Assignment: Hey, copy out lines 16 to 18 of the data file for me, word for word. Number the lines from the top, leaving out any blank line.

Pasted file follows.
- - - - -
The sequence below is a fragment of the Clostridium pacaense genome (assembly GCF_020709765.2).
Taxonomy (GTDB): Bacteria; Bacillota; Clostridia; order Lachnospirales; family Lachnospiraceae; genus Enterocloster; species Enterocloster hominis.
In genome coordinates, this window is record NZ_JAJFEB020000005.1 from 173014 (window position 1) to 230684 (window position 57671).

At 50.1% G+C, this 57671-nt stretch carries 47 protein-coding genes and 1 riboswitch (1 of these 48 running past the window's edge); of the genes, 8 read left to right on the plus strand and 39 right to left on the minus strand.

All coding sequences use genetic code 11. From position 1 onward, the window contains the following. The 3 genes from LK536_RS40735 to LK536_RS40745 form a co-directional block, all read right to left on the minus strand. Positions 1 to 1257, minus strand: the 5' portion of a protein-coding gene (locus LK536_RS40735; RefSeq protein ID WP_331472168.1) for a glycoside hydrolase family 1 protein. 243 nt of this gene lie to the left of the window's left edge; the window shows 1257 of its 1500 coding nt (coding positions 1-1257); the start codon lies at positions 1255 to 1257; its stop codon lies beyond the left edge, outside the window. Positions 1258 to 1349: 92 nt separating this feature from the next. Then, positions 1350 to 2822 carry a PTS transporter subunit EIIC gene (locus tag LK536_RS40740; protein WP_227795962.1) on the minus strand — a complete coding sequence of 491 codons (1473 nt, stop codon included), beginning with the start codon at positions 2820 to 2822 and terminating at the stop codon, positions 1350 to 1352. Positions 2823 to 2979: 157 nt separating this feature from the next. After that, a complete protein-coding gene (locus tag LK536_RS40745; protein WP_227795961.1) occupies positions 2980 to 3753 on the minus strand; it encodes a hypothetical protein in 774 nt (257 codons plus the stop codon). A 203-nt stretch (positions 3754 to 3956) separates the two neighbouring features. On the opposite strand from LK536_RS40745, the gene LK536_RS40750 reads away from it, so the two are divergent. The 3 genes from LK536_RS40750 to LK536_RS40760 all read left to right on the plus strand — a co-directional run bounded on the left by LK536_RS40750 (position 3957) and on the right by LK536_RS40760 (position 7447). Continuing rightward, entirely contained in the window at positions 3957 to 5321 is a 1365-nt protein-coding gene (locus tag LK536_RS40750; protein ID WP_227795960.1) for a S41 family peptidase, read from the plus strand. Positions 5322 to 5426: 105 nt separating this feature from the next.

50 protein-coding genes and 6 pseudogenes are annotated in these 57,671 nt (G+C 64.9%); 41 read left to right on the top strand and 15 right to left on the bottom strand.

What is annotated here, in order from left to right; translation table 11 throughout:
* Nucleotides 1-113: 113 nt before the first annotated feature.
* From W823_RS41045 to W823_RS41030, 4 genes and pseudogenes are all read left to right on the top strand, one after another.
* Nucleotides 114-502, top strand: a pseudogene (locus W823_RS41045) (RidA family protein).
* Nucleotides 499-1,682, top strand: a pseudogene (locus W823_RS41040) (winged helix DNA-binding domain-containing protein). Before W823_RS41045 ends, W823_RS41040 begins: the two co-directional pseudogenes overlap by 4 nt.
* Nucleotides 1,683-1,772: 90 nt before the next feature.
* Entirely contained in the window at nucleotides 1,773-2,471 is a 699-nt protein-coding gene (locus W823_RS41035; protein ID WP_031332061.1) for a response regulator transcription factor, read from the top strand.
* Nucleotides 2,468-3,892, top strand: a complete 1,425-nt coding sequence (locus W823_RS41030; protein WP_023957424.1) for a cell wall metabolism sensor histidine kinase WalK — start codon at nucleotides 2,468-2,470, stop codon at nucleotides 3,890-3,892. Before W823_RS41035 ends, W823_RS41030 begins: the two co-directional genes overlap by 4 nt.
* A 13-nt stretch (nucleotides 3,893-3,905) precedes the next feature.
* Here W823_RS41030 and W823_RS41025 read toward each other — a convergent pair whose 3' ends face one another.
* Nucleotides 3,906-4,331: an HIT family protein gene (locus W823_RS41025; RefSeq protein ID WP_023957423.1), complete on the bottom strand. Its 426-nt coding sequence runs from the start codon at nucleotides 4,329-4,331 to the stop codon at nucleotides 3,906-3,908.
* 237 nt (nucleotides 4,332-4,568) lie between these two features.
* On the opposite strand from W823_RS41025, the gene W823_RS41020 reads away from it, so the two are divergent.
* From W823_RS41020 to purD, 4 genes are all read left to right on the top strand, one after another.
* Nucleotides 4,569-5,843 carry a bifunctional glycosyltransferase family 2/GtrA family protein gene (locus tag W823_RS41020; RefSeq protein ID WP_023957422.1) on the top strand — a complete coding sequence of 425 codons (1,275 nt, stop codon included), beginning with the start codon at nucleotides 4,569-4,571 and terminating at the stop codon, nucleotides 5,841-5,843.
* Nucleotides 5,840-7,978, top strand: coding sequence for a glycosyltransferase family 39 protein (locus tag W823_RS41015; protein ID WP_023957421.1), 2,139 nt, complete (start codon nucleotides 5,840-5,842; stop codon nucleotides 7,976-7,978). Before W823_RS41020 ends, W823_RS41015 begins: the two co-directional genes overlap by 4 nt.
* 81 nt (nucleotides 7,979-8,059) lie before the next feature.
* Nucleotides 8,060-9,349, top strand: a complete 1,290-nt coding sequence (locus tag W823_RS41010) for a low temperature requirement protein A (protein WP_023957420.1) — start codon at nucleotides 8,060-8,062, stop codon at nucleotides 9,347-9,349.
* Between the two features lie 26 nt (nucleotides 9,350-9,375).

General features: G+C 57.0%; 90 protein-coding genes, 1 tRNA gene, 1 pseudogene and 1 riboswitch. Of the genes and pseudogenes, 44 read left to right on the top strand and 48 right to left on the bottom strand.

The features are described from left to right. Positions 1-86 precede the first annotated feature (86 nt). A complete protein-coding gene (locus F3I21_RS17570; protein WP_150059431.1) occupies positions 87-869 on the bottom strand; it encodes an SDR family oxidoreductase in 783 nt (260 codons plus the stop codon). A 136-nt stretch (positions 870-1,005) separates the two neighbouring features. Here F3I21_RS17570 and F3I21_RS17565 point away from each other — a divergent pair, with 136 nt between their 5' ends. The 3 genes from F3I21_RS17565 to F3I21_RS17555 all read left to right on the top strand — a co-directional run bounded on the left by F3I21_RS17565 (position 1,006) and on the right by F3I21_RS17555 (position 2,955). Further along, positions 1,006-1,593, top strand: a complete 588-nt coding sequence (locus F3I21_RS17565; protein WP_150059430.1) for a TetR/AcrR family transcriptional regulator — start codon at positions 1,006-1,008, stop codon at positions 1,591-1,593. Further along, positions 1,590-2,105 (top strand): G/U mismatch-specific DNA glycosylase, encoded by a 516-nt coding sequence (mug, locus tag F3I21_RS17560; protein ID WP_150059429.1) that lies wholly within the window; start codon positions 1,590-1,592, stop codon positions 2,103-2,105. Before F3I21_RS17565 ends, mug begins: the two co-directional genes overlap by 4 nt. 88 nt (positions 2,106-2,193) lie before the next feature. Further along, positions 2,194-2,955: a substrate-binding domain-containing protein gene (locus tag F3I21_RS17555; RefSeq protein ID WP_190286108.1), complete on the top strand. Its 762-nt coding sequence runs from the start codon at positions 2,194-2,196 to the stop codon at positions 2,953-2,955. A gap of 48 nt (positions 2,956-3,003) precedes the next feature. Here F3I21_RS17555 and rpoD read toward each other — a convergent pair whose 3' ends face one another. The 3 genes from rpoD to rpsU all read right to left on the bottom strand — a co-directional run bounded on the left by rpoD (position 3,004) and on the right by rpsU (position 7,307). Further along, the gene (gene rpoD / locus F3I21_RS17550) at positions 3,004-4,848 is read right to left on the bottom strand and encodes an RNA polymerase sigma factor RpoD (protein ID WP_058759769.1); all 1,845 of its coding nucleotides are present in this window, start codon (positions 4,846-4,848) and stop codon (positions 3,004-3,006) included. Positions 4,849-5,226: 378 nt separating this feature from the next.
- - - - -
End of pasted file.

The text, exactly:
* Here W823_RS41030 and W823_RS41025 read toward each other — a convergent pair whose 3' ends face one another.
* Nucleotides 3,906-4,331: an HIT family protein gene (locus W823_RS41025; RefSeq protein ID WP_023957423.1), complete on the bottom strand. Its 426-nt coding sequence runs from the start codon at nucleotides 4,329-4,331 to the stop codon at nucleotides 3,906-3,908.
* 237 nt (nucleotides 4,332-4,568) lie between these two features.